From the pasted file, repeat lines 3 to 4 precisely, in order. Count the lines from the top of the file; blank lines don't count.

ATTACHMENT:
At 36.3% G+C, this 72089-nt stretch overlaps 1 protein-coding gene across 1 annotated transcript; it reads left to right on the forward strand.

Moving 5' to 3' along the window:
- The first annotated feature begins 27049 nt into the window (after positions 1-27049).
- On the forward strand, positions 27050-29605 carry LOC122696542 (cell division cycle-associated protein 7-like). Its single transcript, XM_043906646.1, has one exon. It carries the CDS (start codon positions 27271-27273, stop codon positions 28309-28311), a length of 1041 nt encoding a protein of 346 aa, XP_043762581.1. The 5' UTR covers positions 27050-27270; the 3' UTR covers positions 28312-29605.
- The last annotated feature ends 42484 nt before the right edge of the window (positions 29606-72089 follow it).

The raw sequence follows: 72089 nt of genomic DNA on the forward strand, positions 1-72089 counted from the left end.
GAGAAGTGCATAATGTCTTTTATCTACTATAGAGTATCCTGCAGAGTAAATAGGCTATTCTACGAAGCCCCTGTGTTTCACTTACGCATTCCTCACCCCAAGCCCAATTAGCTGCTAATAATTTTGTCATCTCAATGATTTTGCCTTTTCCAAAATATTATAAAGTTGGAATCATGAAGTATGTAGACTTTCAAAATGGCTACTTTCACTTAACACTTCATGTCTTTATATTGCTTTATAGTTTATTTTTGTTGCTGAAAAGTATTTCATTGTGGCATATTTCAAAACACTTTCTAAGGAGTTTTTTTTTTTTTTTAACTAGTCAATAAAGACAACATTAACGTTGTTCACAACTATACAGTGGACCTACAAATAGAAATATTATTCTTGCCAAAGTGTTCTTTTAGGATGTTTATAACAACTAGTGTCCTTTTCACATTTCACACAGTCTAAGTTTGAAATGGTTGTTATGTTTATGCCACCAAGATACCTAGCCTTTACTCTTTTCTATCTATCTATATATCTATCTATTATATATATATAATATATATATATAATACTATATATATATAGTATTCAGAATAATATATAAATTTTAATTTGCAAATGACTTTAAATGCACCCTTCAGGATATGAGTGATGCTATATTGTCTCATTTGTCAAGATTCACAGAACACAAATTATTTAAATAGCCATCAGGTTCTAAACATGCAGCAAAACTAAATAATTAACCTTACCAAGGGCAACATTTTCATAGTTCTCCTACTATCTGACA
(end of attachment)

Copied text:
- The first annotated feature begins 27049 nt into the window (after positions 1-27049).
- On the forward strand, positions 27050-29605 carry LOC122696542 (cell division cycle-associated protein 7-like). Its single transcript, XM_043906646.1, has one exon. It carries the CDS (start codon positions 27271-27273, stop codon positions 28309-28311), a length of 1041 nt encoding a protein of 346 aa, XP_043762581.1. The 5' UTR covers positions 27050-27270; the 3' UTR covers positions 28312-29605.